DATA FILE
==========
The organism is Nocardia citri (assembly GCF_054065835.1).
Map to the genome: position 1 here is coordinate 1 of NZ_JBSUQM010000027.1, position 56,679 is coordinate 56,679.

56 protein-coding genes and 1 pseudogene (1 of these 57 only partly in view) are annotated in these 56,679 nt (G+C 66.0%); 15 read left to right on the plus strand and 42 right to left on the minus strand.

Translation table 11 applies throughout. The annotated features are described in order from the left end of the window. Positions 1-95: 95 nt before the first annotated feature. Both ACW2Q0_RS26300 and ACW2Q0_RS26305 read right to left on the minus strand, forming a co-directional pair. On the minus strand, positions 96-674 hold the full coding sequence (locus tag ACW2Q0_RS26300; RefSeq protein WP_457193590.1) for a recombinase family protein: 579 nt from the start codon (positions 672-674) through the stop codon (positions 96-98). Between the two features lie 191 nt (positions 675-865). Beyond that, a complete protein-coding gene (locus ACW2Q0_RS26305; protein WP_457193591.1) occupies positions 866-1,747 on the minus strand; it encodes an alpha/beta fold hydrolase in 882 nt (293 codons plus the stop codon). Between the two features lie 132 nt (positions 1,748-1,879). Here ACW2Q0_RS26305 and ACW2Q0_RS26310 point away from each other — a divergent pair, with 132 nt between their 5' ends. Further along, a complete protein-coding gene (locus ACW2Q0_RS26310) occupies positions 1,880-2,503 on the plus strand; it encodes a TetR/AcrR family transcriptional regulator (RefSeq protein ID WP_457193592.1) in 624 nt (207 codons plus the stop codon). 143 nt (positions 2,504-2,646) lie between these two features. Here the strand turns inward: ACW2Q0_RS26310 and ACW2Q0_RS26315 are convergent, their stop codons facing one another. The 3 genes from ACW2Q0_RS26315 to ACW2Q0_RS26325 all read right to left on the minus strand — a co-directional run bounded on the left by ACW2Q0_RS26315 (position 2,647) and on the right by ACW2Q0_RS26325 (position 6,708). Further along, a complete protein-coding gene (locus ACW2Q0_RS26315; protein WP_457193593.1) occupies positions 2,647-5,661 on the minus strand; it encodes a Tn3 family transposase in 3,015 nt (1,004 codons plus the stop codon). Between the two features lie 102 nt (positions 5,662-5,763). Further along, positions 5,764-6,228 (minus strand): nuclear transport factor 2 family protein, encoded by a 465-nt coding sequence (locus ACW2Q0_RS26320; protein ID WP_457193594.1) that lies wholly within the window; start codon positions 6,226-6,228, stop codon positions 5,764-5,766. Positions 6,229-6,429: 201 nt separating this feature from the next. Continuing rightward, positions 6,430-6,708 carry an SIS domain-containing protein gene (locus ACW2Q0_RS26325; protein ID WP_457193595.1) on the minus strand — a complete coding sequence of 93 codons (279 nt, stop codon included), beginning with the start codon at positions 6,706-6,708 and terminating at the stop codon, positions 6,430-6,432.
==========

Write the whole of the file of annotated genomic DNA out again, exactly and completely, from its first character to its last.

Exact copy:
The organism is Nocardia citri (assembly GCF_054065835.1).
Map to the genome: position 1 here is coordinate 1 of NZ_JBSUQM010000027.1, position 56,679 is coordinate 56,679.

56 protein-coding genes and 1 pseudogene (1 of these 57 only partly in view) are annotated in these 56,679 nt (G+C 66.0%); 15 read left to right on the plus strand and 42 right to left on the minus strand.

Translation table 11 applies throughout. The annotated features are described in order from the left end of the window. Positions 1-95: 95 nt before the first annotated feature. Both ACW2Q0_RS26300 and ACW2Q0_RS26305 read right to left on the minus strand, forming a co-directional pair. On the minus strand, positions 96-674 hold the full coding sequence (locus tag ACW2Q0_RS26300; RefSeq protein WP_457193590.1) for a recombinase family protein: 579 nt from the start codon (positions 672-674) through the stop codon (positions 96-98). Between the two features lie 191 nt (positions 675-865). Beyond that, a complete protein-coding gene (locus ACW2Q0_RS26305; protein WP_457193591.1) occupies positions 866-1,747 on the minus strand; it encodes an alpha/beta fold hydrolase in 882 nt (293 codons plus the stop codon). Between the two features lie 132 nt (positions 1,748-1,879). Here ACW2Q0_RS26305 and ACW2Q0_RS26310 point away from each other — a divergent pair, with 132 nt between their 5' ends. Further along, a complete protein-coding gene (locus ACW2Q0_RS26310) occupies positions 1,880-2,503 on the plus strand; it encodes a TetR/AcrR family transcriptional regulator (RefSeq protein ID WP_457193592.1) in 624 nt (207 codons plus the stop codon). 143 nt (positions 2,504-2,646) lie between these two features. Here the strand turns inward: ACW2Q0_RS26310 and ACW2Q0_RS26315 are convergent, their stop codons facing one another. The 3 genes from ACW2Q0_RS26315 to ACW2Q0_RS26325 all read right to left on the minus strand — a co-directional run bounded on the left by ACW2Q0_RS26315 (position 2,647) and on the right by ACW2Q0_RS26325 (position 6,708). Further along, a complete protein-coding gene (locus ACW2Q0_RS26315; protein WP_457193593.1) occupies positions 2,647-5,661 on the minus strand; it encodes a Tn3 family transposase in 3,015 nt (1,004 codons plus the stop codon). Between the two features lie 102 nt (positions 5,662-5,763). Further along, positions 5,764-6,228 (minus strand): nuclear transport factor 2 family protein, encoded by a 465-nt coding sequence (locus ACW2Q0_RS26320; protein ID WP_457193594.1) that lies wholly within the window; start codon positions 6,226-6,228, stop codon positions 5,764-5,766. Positions 6,229-6,429: 201 nt separating this feature from the next. Continuing rightward, positions 6,430-6,708 carry an SIS domain-containing protein gene (locus ACW2Q0_RS26325; protein ID WP_457193595.1) on the minus strand — a complete coding sequence of 93 codons (279 nt, stop codon included), beginning with the start codon at positions 6,706-6,708 and terminating at the stop codon, positions 6,430-6,432.